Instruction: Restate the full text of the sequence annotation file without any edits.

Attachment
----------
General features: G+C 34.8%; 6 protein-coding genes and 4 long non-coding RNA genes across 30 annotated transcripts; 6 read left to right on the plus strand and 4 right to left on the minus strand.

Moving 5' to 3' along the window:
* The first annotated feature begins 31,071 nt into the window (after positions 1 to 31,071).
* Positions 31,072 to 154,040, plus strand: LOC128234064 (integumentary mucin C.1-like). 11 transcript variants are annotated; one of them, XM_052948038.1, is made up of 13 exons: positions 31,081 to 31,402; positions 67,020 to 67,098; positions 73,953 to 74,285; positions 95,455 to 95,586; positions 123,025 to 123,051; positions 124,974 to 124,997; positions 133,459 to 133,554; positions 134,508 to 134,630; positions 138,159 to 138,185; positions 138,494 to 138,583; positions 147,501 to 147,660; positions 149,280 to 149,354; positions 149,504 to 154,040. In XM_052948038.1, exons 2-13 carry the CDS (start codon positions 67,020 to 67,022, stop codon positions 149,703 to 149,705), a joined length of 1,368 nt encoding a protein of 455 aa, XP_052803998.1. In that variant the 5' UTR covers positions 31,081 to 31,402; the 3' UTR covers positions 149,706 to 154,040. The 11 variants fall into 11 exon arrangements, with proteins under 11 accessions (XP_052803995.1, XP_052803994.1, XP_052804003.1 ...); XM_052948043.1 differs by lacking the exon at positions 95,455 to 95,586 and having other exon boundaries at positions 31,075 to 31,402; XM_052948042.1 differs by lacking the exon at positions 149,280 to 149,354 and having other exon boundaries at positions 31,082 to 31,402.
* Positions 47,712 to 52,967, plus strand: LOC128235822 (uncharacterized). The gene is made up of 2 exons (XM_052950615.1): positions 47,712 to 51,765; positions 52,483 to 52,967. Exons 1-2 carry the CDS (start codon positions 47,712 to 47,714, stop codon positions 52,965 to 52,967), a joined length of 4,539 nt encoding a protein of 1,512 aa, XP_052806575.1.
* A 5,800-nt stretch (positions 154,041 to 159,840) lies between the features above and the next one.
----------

General features: G+C 34.8%; 6 protein-coding genes and 4 long non-coding RNA genes across 30 annotated transcripts; 6 read left to right on the plus strand and 4 right to left on the minus strand.

Moving 5' to 3' along the window:
* The first annotated feature begins 31,071 nt into the window (after positions 1 to 31,071).
* Positions 31,072 to 154,040, plus strand: LOC128234064 (integumentary mucin C.1-like). 11 transcript variants are annotated; one of them, XM_052948038.1, is made up of 13 exons: positions 31,081 to 31,402; positions 67,020 to 67,098; positions 73,953 to 74,285; positions 95,455 to 95,586; positions 123,025 to 123,051; positions 124,974 to 124,997; positions 133,459 to 133,554; positions 134,508 to 134,630; positions 138,159 to 138,185; positions 138,494 to 138,583; positions 147,501 to 147,660; positions 149,280 to 149,354; positions 149,504 to 154,040. In XM_052948038.1, exons 2-13 carry the CDS (start codon positions 67,020 to 67,022, stop codon positions 149,703 to 149,705), a joined length of 1,368 nt encoding a protein of 455 aa, XP_052803998.1. In that variant the 5' UTR covers positions 31,081 to 31,402; the 3' UTR covers positions 149,706 to 154,040. The 11 variants fall into 11 exon arrangements, with proteins under 11 accessions (XP_052803995.1, XP_052803994.1, XP_052804003.1 ...); XM_052948043.1 differs by lacking the exon at positions 95,455 to 95,586 and having other exon boundaries at positions 31,075 to 31,402; XM_052948042.1 differs by lacking the exon at positions 149,280 to 149,354 and having other exon boundaries at positions 31,082 to 31,402.
* Positions 47,712 to 52,967, plus strand: LOC128235822 (uncharacterized). The gene is made up of 2 exons (XM_052950615.1): positions 47,712 to 51,765; positions 52,483 to 52,967. Exons 1-2 carry the CDS (start codon positions 47,712 to 47,714, stop codon positions 52,965 to 52,967), a joined length of 4,539 nt encoding a protein of 1,512 aa, XP_052806575.1.
* A 5,800-nt stretch (positions 154,041 to 159,840) lies between the features above and the next one.